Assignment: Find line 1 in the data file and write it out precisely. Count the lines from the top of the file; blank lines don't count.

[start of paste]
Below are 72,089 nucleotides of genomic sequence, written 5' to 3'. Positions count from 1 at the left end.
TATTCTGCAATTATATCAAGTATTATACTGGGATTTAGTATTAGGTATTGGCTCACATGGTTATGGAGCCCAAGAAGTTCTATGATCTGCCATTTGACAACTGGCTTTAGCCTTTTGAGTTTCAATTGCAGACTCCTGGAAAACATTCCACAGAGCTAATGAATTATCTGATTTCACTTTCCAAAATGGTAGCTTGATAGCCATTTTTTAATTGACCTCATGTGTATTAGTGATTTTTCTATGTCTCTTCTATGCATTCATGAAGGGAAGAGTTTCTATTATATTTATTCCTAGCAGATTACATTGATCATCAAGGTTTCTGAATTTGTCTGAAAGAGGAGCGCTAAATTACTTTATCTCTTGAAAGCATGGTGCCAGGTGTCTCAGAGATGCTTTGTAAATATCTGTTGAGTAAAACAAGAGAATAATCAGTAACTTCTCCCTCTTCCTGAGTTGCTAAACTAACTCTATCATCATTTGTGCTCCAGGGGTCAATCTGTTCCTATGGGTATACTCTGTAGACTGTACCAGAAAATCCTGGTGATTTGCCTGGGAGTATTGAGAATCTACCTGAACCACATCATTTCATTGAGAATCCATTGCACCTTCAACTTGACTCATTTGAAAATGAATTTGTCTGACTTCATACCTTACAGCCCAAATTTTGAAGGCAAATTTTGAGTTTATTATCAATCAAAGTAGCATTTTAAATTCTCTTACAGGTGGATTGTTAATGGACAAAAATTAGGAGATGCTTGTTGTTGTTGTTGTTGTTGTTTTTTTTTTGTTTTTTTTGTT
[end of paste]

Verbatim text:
Below are 72,089 nucleotides of genomic sequence, written 5' to 3'. Positions count from 1 at the left end.